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of characters is fantastic. it's a really interesting cast of characters. there is hambleton sheraton, who eventually become the president's chief of staff after this, a very colorful and controversial figure. there is gery rationed, the famous public relations manager who was known for the term of rationally. jody powell, carter's recounted press secretary to extort eisenstadt, the domestic policy via. walter mondale, obviously the vice president who also proceed to have a nervous breakdown during the period of time that we are discussing. and also probably perhaps well-known, if you know to say, jimmy carter's pollster pat caddell cabell caddell, who is the mastermind behind pushing harder to make the speech as he does. there are numerous fights within the white house over what carter should do to respond to the crisis. and the fights are acrimonious. they are brutal, and in one case there is a fight breaks out it goes on for 10 hours. this is the period of time in which walter mondale simply melts down and has to leave the
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room because he is so completely freak out at what is going on within the administration. there's people screaming at one another. that is expletives used. it's a very conflictual time. i'm not going to give the story only about all the ins and outs of the brutal fights, but there are a number of these that are very crucial to defining how carter is trying to struggle with what it is that he should do as he goes forward and faces the chaos of the country is descended into the so part of the story is just kind of a story of wild excitement. and to a certain extent it is a fun show to do because there is so much fun and also very strange things going on. the more serious side is that this is one of those times in american history when i did actually to infiltrate the white house, which i think is a rarity in many ways. 1970s are a time of big ideas. we know the decade by the term the knee decade that we know the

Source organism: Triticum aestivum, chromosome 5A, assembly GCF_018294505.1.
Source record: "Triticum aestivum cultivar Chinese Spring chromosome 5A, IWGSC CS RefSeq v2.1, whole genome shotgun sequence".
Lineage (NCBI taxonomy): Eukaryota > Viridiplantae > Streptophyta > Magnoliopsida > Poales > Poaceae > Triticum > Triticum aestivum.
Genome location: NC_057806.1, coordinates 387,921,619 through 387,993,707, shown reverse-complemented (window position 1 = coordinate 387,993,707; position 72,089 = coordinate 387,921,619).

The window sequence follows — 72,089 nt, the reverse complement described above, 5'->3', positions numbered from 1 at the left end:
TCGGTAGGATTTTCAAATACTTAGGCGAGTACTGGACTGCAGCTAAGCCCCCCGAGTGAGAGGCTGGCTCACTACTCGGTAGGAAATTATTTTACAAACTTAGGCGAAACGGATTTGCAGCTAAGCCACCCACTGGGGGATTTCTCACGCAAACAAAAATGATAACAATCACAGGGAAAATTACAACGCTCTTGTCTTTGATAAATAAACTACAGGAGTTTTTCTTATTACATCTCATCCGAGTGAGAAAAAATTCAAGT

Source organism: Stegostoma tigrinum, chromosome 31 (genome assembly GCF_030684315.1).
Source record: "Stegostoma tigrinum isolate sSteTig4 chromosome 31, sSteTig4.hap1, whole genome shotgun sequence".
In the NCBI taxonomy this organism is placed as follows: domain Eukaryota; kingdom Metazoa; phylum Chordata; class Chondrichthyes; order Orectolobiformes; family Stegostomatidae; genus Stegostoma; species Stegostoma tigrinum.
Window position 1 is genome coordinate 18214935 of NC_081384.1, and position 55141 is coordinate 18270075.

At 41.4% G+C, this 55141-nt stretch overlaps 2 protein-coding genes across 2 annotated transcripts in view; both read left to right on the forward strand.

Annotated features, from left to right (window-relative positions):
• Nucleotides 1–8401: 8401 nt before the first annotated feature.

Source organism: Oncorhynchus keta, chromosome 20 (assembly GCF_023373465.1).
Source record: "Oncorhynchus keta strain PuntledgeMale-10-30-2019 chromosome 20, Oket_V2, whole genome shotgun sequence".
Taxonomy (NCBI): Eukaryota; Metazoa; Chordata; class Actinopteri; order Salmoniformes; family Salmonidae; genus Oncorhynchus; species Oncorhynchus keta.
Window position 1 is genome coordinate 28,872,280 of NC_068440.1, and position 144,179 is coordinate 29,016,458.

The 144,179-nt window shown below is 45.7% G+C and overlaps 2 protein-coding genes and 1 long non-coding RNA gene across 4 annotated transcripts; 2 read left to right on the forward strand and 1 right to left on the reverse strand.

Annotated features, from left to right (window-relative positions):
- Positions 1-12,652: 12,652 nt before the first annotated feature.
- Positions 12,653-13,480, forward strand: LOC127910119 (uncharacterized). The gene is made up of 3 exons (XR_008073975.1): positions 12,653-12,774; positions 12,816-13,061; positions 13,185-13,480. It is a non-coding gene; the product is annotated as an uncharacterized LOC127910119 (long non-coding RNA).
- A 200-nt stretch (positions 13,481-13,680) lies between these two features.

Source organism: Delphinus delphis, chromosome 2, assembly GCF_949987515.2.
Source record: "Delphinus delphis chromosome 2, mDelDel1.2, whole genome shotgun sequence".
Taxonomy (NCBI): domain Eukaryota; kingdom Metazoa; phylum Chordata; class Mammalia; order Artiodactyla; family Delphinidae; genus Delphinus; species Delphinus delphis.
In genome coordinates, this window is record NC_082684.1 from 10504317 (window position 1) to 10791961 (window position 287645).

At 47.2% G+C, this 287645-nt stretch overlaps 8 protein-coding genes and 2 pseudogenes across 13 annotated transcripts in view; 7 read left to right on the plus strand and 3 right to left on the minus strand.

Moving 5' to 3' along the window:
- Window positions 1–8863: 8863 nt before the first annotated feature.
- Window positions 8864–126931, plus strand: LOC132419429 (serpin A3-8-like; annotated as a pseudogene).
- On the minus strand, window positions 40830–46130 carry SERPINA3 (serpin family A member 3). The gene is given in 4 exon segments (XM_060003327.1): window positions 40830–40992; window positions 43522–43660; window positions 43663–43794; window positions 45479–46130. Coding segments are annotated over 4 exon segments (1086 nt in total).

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truth the culture of narcissism plighted by destroying christopher lashed. and patrick caddell is reading all of these books. and reporting upon him to the president. and actually getting the president to read these books, including the culture of narcissism, the cultural contradictions of capitalism. some rather difficult text to reach. would also know is jimmy carter was a speed reader and you probably didn't understand some of the things he was reading, or he certainly didn't read them close enough to understand the complexities of the rj. nonetheless, these guys are debating questions of civilizational decadence, decline, what's the issue of divorce, what's the culture of disco means for america's value system. they're talking about it not. they're talking about what it. they're talking about themes of national humility and how do you bounce back after a crisis. there's a lot significant discussions going on in the white house. some of them are actually surprisingly deep. so part of the story is the chaos, both outside of the white house and within the white
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house. and people vying for tried to influence the president. and there is also the story of ideas. that's going on to inform the speech. the final story is to look less at the people who eventually will lose, which are obviously jimmy carter as it comes to be in 1980. it's also part of the sort wanted to do was to sort of the victors, and the victors are obviously ronald reagan and the rise of the new right, which corresponds with the third time that i'm dealing with, 1979 almost perfectly. one of the figures that i pay a lot of attention to in the book is jerry falwell because he was really on a rise in terms of his popularity during this period of time. and also his friend jesse helms who was working with them closely. jerry falwell was mostly known for his television show, the old time gospel hour. and this is the height of televangelism. but jerry falwell also designed
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to impart my during this same period of time this spring and summer of 1979 on a series of events that he called i love america rallies. and for the first time he had been holding these rows all throughout the country, but during the springtime he brings the i love america rally in washington, d.c., right to the steps of the capital. and just give you a description of an i love america rally, and i do this for two reasons. did you get a sense of what they were like, but also to emphasize that jerry falwell's view of religion and christianity are in some ways incomplete and absolute loggerheads to jimmy carter's. they had very, very different views of christianity and the meaning of christiana. i love this has to do with i think if someone is not necessarily theological debates but some fairly difficult arguments about the means of christianity. here is the i love america rally that jerry falwell holds on the steps of the capitol. similar events had occurred at numerous state capitals, but never one at the nation's